Money Masters Transcripts Part 4


"Sorrow is knowledge; they who know he most, must mourn the deepest o'er the fatal truth, the Tree of Knowledge is not that of Life."- Byron

The Chinese were the first to use paper money, known as "Flying Money," (a kind of banker's draft) in 618-907 A.D. About 1000 A.D. private Chinese merchants in Sichuan province issued paper money known as Jiao Zi. Due to fraud, the right to issue paper money was taken over by the Song dynasty in 1024, which then issued the first government paper money.

About that same time, Money Changers - those who exchange, create and manipulate the quantity of money - were active in medieval England. In fact, they were so active that acting together, they could manipulate the English economy. These were not bankers, per se. The Money Changers generally were he goldsmiths.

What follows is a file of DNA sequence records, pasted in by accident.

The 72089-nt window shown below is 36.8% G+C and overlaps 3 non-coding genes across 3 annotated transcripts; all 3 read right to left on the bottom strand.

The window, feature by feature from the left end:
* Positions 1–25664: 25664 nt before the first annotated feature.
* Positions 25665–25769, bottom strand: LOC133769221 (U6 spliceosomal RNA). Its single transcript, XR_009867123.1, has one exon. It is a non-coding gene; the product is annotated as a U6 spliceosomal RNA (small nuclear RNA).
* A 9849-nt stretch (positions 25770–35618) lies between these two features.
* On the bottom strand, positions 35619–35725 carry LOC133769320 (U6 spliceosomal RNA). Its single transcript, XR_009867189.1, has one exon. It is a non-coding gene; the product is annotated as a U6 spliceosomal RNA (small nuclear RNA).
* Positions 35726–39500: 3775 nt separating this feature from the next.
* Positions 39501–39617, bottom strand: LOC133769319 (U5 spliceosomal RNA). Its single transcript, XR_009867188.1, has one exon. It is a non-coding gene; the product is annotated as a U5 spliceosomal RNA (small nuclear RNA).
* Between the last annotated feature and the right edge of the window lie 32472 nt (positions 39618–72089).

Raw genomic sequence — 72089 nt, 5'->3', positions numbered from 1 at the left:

They were the first bankers because they started keeping other people's gold for safekeeping in their safe rooms, or vaults.

The first paper money in Western Europe was merely receipts for gold left at the goldsmiths, made from rag paper as the ditty goes:

"Rags make paper; paper makes money; money makes banks; banks make loans; loans make beggars; beggars make rags."

Paper money caught on because it was more convenient and safer to carry than a lot of heavy gold and silver coins. As a convenience, to avoid an unnecessary trip to the goldsmiths, depositors began endorsing these gold deposit receipts to others, by their signature.

Over time, to simplify the process the receipts were made out "to the bearer", rather than to the individual depositor, making them readily transferable without the need for a signature. This, however, broke the tie to any identifiable deposit of gold.

Eventually goldsmiths noticed that only a small fraction of the depositors or bearers ever came in and demanded their gold at any one time. Goldsmiths started cheating on the system.